For all intents and purposes, the United States is already run by its billionaires. They should care about us enough to make things official.
With Michael Bloomberg, the ninth richest man on earth, apparently running for president, Americans are asking themselves some tough questions. Like, why did we ever allow nonbillionaires to run for the highest office in the land? And why aren’t all the other billionaires jumping into the race?
After all, for all intents and purposes, the United States is already run by its billionaires. They should care about us enough to make things official. If you like America, you should put a ring on it!
There’s no possible downside here. We already have a guy who calls himself a billionaire as president, and that’s going great. Things could only get better with more of this billionaire magic.
History makes this clear too. Two thousand years ago, in A.D. 19, the politics of the Roman Empire had become a plaything of its ultrarich. We haven’t checked, but presumably we would have heard if anything’s gone wrong for the Romans since then.
Bloomberg (net worth: $55 billion), Tom Steyer ($1.6 billion), and President Donald Trump (“$3.1” “billion”) are a good start. But it’s time for America’s other 604 billionaires to step up to the plate. Here’s a look at just a few of our options for our next president/chieftain/despot.
Michael Bloomberg, Bloomberg LP
Pros: At 5-foot-7, would be the shortest U.S. president since William McKinley.
Cons: Is a tough sell as a Democratic candidate since he’s a Republican.
Jeff Bezos, Amazon
Pros: Harnessed the kind of aggression and lust for dominance that other humans have used for war to create a mechanism for online shopping.
Cons: Will, if the opportunity arises, abandon us to become president of space.
Bill Gates, Microsoft
Pros: Unlike most billionaires, seems aware that 1) nonbillionaires can be afflicted with disease and 2) this is bad.
Cons: Murdered Jeffrey Epstein.
Mark Zuckerberg, Facebook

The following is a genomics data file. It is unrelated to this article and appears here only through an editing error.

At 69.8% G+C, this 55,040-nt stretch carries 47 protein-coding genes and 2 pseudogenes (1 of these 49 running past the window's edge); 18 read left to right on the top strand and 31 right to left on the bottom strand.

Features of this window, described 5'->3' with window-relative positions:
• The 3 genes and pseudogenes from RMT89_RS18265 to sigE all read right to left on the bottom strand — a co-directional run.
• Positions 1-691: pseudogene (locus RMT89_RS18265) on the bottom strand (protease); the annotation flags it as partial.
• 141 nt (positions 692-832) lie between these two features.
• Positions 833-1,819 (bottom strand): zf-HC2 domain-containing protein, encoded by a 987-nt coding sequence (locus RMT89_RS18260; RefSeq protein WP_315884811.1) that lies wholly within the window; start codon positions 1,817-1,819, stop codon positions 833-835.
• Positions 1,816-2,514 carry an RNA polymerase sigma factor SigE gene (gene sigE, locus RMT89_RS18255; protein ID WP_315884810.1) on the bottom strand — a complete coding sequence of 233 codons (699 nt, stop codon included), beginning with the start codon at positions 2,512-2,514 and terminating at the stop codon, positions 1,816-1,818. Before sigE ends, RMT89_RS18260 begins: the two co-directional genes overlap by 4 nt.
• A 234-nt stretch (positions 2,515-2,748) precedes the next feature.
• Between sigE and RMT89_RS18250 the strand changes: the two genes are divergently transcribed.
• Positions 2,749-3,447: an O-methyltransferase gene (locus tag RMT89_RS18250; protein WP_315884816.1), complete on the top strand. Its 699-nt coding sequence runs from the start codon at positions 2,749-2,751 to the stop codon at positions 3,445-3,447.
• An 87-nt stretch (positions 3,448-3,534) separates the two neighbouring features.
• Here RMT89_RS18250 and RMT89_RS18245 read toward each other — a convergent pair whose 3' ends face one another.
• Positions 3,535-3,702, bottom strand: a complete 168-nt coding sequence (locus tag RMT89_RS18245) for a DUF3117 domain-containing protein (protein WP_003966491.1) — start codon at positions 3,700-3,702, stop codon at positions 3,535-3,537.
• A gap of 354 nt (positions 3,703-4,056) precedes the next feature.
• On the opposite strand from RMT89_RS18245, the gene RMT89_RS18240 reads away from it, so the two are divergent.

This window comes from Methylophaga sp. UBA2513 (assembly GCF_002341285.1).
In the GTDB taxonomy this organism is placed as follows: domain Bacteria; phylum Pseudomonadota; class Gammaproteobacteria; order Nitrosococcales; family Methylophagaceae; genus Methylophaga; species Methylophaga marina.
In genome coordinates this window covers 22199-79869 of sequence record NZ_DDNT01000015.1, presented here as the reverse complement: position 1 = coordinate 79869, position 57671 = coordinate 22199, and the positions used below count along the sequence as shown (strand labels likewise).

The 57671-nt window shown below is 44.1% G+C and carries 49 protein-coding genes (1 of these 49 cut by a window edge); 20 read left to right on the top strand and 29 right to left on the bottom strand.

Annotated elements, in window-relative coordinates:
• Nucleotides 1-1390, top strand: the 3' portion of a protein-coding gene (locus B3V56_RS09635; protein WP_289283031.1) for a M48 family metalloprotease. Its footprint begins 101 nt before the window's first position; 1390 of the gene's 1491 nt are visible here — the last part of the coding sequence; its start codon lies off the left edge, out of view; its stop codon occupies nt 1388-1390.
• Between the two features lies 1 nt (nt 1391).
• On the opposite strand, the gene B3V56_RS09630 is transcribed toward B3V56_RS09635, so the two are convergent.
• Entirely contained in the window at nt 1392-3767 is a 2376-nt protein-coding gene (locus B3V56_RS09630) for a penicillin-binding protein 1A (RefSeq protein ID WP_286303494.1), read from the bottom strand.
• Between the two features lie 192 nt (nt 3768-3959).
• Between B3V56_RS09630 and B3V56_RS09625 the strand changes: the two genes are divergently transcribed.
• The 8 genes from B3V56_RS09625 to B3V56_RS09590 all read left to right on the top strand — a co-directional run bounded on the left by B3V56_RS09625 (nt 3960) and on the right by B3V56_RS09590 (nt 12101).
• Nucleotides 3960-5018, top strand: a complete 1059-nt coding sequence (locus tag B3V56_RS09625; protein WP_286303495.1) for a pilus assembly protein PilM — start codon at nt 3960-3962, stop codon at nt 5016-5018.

Pros: Speaks Mandarin, so can supervise the impending merger of American surveillance capitalism and Chinese surveillance communism.
Cons: Believes that Silicon Valley “is an extremely left-leaning place,” suggesting that he’s never been anywhere else on earth.
Sheldon Adelson, Las Vegas Sands Corporation
Pros: His administration would answer the question, “What would it be like if Jabba the Hutt were president?”
Cons: Probably nothing, unless you think it would be bad for America to suddenly nuke Iran.
David Koch, Koch Industries
Pros: There’s nothing in the Constitution that says the president has to be alive.
Cons: Redundant, we’re already going to be ruled for the next 1,000 years by the nightmarish consequences of his climate denialism.
The Entire Walton Family, Walmart
Pros: As of this moment, the heirs of Walmart founder Sam Walton have a combined $200 billion, almost twice as much as Jeff Bezos. They could deliver addresses from the Oval Office, taunting him in unison.
Cons: Get ready for the new minimum wage of $0.37.
Eduardo Saverin, Facebook
Pros: Could inspire Americans to make $10 billion by attending Harvard at the same time as Zuckerberg.
Cons: Renounced his U.S. citizenship to avoid taxes, but maybe he could be lured back if we all apologize.
Ken Griffin, Citadel
Pros: Embodies Schrödinger’s paradox: He can explain that he is not driven by money while simultaneously saying that we better not tax him more because he’s driven by money.
Cons: Only spent $238 million on his New York penthouse. Americans want a president who lives large.
Kylie Jenner, Kylie Cosmetics
Pros: Uses makeup both more skillfully and more sparingly than Trump.
Pierre Omidyar, eBay
Pros: Handsome, kind, wise; like Bloomberg, already has a media outlet up and running.
Cons: Campaigns are expensive, and we can think of far better uses for that money. (Unlike Bloomberg Media Group, The Intercept is a nonprofit.)